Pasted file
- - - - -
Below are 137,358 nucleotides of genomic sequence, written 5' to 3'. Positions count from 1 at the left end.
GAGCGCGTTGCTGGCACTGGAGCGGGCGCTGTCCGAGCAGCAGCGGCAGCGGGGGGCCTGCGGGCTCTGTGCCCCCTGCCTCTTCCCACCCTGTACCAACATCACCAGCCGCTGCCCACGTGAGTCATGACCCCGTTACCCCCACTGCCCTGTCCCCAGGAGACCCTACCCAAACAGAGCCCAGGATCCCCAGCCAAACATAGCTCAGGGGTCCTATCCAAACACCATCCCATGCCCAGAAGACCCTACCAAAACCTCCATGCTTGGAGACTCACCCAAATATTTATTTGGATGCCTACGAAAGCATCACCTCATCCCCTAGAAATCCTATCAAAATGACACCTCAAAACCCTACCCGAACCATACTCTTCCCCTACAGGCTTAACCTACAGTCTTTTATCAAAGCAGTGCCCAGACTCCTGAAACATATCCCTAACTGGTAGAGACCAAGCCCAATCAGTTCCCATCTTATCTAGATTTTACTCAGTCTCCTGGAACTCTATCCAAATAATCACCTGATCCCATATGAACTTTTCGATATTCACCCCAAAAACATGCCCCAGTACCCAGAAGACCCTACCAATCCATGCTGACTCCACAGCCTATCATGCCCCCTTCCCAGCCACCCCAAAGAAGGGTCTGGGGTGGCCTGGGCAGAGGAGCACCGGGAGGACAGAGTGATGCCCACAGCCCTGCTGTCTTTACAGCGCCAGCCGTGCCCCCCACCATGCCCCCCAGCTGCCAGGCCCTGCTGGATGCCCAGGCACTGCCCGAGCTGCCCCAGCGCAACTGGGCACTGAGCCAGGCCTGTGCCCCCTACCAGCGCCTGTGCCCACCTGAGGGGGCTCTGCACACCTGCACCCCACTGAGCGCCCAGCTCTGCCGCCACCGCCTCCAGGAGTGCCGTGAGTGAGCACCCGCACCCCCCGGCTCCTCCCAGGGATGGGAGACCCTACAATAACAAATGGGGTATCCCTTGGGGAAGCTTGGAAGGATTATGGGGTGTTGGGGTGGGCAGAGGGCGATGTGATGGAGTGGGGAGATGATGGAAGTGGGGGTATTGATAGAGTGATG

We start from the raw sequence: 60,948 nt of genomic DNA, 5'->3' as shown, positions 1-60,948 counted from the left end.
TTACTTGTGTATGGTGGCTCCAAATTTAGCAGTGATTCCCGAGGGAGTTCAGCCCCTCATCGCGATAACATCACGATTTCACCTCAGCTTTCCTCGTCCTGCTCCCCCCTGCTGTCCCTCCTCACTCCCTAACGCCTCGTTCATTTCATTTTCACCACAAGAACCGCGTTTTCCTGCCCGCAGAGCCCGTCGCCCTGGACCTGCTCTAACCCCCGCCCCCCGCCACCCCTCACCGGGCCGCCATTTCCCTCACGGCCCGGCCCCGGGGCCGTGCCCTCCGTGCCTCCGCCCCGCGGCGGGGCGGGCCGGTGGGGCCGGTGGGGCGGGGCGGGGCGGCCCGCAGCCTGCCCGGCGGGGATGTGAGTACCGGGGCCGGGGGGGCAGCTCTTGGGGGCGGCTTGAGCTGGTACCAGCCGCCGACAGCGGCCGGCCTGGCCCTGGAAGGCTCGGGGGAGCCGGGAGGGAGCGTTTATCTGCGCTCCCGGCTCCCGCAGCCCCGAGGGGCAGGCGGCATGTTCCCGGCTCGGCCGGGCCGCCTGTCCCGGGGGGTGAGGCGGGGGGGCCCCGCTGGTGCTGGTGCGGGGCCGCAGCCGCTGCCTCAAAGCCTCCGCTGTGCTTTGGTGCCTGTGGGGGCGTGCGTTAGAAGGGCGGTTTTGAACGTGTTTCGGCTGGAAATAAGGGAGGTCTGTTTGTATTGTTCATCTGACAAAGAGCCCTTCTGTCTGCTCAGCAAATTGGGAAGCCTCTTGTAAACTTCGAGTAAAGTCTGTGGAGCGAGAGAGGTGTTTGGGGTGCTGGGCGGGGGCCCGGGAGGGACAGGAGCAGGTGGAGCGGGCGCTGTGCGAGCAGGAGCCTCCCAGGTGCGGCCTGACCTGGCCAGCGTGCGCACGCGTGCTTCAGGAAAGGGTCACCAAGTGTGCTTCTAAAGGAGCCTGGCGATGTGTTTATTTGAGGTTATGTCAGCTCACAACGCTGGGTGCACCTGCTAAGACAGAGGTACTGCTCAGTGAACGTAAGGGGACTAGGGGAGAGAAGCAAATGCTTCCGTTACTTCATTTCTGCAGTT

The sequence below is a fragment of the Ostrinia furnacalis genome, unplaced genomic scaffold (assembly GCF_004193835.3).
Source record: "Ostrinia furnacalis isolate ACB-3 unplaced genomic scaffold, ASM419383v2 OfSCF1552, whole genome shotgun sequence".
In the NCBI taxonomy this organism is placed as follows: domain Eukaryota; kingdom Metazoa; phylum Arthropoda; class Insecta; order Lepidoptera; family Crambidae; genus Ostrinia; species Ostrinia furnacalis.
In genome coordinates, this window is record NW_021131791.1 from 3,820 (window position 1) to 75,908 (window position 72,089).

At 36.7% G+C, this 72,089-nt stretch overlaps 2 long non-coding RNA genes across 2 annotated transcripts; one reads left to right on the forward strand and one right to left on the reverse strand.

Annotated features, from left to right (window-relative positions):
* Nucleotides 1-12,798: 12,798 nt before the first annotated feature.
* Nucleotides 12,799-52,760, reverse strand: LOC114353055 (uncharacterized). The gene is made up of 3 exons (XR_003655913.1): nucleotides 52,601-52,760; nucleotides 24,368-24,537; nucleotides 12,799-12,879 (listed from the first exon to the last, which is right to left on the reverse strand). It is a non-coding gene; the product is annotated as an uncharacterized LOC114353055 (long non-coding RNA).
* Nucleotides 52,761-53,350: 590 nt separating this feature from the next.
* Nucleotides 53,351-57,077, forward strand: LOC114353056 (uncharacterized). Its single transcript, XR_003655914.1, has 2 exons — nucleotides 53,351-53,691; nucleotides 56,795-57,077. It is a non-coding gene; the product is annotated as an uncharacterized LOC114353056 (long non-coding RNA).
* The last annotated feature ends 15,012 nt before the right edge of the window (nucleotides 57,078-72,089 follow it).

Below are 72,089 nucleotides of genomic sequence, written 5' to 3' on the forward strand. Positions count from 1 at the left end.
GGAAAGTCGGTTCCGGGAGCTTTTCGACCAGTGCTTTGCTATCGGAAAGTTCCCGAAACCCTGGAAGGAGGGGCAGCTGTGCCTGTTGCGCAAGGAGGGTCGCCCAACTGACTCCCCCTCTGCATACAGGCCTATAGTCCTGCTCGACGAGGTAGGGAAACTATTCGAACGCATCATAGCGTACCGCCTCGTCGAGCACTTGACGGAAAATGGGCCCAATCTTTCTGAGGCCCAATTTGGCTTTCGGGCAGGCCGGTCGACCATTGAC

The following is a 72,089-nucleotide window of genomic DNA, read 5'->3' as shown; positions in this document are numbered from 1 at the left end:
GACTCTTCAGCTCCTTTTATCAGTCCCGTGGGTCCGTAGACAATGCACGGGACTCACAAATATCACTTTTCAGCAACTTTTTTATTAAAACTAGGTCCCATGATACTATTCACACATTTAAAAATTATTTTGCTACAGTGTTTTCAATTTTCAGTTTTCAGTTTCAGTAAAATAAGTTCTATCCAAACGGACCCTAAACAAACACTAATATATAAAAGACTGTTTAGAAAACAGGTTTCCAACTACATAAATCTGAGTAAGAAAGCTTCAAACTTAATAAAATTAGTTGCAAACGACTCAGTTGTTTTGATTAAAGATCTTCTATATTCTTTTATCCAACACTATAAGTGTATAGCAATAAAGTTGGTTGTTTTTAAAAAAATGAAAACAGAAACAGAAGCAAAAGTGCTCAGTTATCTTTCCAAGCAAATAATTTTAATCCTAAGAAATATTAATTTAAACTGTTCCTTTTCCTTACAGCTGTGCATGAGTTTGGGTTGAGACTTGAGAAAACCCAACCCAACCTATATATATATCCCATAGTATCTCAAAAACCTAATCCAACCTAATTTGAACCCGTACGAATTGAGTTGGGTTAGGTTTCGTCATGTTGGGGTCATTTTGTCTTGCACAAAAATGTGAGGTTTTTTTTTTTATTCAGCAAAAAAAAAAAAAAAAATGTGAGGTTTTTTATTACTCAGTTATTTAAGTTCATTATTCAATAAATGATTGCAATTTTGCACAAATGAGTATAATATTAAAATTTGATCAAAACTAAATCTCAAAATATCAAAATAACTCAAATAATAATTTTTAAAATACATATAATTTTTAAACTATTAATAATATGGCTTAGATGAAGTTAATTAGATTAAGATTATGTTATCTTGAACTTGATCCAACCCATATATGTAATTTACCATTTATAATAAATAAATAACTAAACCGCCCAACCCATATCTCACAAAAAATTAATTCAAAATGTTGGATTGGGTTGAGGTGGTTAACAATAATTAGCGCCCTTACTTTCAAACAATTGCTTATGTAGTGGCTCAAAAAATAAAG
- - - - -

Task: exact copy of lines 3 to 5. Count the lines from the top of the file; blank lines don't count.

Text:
We start from the raw sequence: 60,948 nt of genomic DNA, 5'->3' as shown, positions 1-60,948 counted from the left end.
TTACTTGTGTATGGTGGCTCCAAATTTAGCAGTGATTCCCGAGGGAGTTCAGCCCCTCATCGCGATAACATCACGATTTCACCTCAGCTTTCCTCGTCCTGCTCCCCCCTGCTGTCCCTCCTCACTCCCTAACGCCTCGTTCATTTCATTTTCACCACAAGAACCGCGTTTTCCTGCCCGCAGAGCCCGTCGCCCTGGACCTGCTCTAACCCCCGCCCCCCGCCACCCCTCACCGGGCCGCCATTTCCCTCACGGCCCGGCCCCGGGGCCGTGCCCTCCGTGCCTCCGCCCCGCGGCGGGGCGGGCCGGTGGGGCCGGTGGGGCGGGGCGGGGCGGCCCGCAGCCTGCCCGGCGGGGATGTGAGTACCGGGGCCGGGGGGGCAGCTCTTGGGGGCGGCTTGAGCTGGTACCAGCCGCCGACAGCGGCCGGCCTGGCCCTGGAAGGCTCGGGGGAGCCGGGAGGGAGCGTTTATCTGCGCTCCCGGCTCCCGCAGCCCCGAGGGGCAGGCGGCATGTTCCCGGCTCGGCCGGGCCGCCTGTCCCGGGGGGTGAGGCGGGGGGGCCCCGCTGGTGCTGGTGCGGGGCCGCAGCCGCTGCCTCAAAGCCTCCGCTGTGCTTTGGTGCCTGTGGGGGCGTGCGTTAGAAGGGCGGTTTTGAACGTGTTTCGGCTGGAAATAAGGGAGGTCTGTTTGTATTGTTCATCTGACAAAGAGCCCTTCTGTCTGCTCAGCAAATTGGGAAGCCTCTTGTAAACTTCGAGTAAAGTCTGTGGAGCGAGAGAGGTGTTTGGGGTGCTGGGCGGGGGCCCGGGAGGGACAGGAGCAGGTGGAGCGGGCGCTGTGCGAGCAGGAGCCTCCCAGGTGCGGCCTGACCTGGCCAGCGTGCGCACGCGTGCTTCAGGAAAGGGTCACCAAGTGTGCTTCTAAAGGAGCCTGGCGATGTGTTTATTTGAGGTTATGTCAGCTCACAACGCTGGGTGCACCTGCTAAGACAGAGGTACTGCTCAGTGAACGTAAGGGGACTAGGGGAGAGAAGCAAATGCTTCCGTTACTTCATTTCTGCAGTT

The sequence below is a fragment of the Ostrinia furnacalis genome, unplaced genomic scaffold (assembly GCF_004193835.3).